The day-to-day duties of an employment attorney resemble those of other lawyers. They will advise clients in and out of court, as well as in front of any government bodies where hearings are necessary. Research and analysis is a major portion of the job, as laws must be interpreted to favor a lawyer’s client.
Employment attorneys will distribute the facts of a case to their clients as well as others, and make arguments designed to favor the case for their side. All legal documentation, including deeds, appeals, contracts, and lawsuits will be carefully prepared and file on their clients’ behalf.
Along with individuals and companies, employment attorneys can represent any of the following groups:
- Nonprofit organizations
- Government counsel
Employment Attorney Salary
The average annual salary for all attorneys in the United States in May 2017 was $141,890. This number can vary greatly depending on the area of the country and the industry of specialization in which each lawyer practices.
For example, lawyers in Washington D.C. averaged a salary of $189,560 per year, while Connecticut attorneys saw salaries of $152,540. In other categories, lawyers in scheduled air transportation earned an average salary of $217,410, and their peers in computer and peripheral equipment manufacturing took in average earnings of $200,530.
Employment Outlook for Attorneys
There is no shortage of job openings predicted for all lawyers, including employment attorneys. A growth of 8% is forecast for 2016-2026, which is on par with the rest of the national average job growth.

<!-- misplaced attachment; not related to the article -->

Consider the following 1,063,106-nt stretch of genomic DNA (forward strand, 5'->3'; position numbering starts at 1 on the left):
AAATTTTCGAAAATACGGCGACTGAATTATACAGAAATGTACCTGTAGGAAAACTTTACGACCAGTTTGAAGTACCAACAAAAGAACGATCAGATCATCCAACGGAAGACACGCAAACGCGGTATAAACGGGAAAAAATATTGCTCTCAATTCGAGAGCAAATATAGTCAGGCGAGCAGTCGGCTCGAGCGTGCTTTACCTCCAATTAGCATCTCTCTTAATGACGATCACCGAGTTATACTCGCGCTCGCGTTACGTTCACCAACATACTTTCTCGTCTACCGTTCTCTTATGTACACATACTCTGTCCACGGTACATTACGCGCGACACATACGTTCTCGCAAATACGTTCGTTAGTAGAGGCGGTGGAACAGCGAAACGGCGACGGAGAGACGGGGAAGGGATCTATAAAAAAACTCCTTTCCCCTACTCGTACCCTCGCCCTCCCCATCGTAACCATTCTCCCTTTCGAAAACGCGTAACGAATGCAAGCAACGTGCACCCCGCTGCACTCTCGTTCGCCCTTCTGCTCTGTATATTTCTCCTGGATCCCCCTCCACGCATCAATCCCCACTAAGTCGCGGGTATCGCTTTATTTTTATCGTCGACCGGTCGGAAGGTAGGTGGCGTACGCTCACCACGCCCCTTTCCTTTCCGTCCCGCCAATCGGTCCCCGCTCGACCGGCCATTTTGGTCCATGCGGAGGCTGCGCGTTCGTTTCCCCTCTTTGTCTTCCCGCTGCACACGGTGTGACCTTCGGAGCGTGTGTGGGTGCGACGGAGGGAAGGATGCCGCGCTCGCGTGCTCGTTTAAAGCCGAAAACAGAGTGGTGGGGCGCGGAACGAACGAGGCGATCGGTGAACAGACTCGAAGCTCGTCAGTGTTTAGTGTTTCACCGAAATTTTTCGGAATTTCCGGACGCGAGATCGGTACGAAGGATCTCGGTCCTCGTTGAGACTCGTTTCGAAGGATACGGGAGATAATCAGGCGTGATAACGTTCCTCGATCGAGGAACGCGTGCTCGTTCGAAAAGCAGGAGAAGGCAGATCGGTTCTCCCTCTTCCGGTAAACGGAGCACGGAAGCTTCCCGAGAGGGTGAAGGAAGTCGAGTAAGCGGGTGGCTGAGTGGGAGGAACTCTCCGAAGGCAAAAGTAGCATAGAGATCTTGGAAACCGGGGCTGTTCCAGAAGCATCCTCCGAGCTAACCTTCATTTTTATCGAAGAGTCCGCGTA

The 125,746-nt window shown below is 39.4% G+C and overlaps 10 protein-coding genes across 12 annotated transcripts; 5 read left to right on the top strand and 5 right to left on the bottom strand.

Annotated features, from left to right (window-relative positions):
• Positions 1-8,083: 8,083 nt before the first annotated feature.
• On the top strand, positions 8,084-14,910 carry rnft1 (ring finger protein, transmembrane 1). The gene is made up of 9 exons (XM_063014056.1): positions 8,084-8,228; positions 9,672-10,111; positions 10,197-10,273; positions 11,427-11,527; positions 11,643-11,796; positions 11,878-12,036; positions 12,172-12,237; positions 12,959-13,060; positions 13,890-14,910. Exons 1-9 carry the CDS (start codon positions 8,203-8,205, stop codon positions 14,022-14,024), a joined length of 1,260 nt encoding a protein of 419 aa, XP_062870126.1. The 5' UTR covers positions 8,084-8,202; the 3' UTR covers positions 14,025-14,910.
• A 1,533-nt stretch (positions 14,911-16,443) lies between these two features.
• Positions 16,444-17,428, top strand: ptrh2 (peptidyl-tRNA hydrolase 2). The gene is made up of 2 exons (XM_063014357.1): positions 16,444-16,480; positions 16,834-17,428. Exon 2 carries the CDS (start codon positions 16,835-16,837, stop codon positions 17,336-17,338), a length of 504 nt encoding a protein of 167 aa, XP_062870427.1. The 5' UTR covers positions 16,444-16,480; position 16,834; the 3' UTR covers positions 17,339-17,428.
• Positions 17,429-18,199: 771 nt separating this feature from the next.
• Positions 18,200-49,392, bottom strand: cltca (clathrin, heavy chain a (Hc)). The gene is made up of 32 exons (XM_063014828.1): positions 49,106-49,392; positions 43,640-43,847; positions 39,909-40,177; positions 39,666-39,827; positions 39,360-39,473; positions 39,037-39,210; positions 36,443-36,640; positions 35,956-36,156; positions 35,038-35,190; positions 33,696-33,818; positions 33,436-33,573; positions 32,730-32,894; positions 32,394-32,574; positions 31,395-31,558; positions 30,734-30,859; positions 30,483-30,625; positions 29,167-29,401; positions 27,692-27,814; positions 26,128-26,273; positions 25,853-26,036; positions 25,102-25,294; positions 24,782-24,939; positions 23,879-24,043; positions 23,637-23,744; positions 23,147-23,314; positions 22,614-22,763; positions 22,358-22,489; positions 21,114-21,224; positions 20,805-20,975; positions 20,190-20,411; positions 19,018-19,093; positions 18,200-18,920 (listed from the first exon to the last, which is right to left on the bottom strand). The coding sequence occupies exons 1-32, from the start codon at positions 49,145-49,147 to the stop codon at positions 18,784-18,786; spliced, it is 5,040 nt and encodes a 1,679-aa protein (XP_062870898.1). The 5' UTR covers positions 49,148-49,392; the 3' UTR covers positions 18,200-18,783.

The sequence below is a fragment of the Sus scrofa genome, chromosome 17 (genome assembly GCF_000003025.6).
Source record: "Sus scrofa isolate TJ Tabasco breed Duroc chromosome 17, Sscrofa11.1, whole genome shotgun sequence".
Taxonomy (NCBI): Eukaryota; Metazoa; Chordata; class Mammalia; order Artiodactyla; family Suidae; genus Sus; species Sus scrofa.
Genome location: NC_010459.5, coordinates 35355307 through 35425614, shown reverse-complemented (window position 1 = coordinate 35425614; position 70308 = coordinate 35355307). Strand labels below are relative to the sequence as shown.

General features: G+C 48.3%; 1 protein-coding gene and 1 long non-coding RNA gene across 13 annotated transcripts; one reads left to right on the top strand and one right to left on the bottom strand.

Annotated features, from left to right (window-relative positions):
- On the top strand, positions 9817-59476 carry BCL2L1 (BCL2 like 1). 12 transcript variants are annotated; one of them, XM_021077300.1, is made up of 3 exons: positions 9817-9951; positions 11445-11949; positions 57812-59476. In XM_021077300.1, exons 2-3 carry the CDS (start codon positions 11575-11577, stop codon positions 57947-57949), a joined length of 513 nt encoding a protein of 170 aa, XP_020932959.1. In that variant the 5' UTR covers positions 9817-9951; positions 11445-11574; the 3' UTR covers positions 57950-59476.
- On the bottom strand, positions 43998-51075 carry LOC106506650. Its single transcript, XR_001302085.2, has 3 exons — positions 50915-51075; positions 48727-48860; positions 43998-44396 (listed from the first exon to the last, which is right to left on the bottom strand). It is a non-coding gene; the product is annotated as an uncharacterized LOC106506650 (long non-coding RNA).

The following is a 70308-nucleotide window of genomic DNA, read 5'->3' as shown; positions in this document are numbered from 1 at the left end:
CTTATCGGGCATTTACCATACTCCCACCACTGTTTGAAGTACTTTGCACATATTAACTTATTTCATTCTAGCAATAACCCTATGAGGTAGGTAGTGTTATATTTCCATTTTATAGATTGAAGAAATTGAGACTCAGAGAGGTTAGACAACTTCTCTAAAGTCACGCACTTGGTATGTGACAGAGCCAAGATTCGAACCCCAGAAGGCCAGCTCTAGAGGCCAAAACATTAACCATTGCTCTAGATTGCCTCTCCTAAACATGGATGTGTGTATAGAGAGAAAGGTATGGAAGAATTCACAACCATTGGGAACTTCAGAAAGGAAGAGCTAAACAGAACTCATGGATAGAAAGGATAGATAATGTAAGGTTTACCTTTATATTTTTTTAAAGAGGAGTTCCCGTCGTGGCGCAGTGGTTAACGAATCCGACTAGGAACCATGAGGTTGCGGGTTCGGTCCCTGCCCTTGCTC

One issue that may arise is the need for legal firms to consider the amount of staff they retain. Work that had previously been assigned to fully licensed lawyers might now be given off to paralegals and legal assistants, who can perform the same duties for a fraction of the cost.
On top of this, routine legal work can be outsourced to overseas jobs, where the cost of basic legal documentation can be performed for an even smaller price.
Although there is a predicted increase in jobs for attorneys, the rising number of graduates from law schools will make the competition for these openings even stronger. Law school graduates who cannot find placement in a firm or company may opt for staffing firms which find temporary positions before a suitable full-time position is available.
With such fierce competition, it would benefit aspiring employment attorneys to be open for relocation. A new opening might come in another state, and with it, the necessity to pass an additional bar exam. Lawyers who have issues finding full-time employment with a firm can turn to self-employment and eventually start their own firm.
Practicing as an Employment Attorney
Once an employment attorney secures a spot with a firm, they can look forward to a career of representing their clients and arguing in favor of the side of the law which benefits their side. Employment attorneys can find opportunities in just about any industry – it sounds obvious, but every company hires people, and with this in mind, there will always be a need for a skilled employment attorney.
Has all of this information inspired you to consider a career as an employment attorney? You might be surprised at the amount of law programs available, and if the salary tempts you to start a new life, the entire country has the potential to be your new workplace!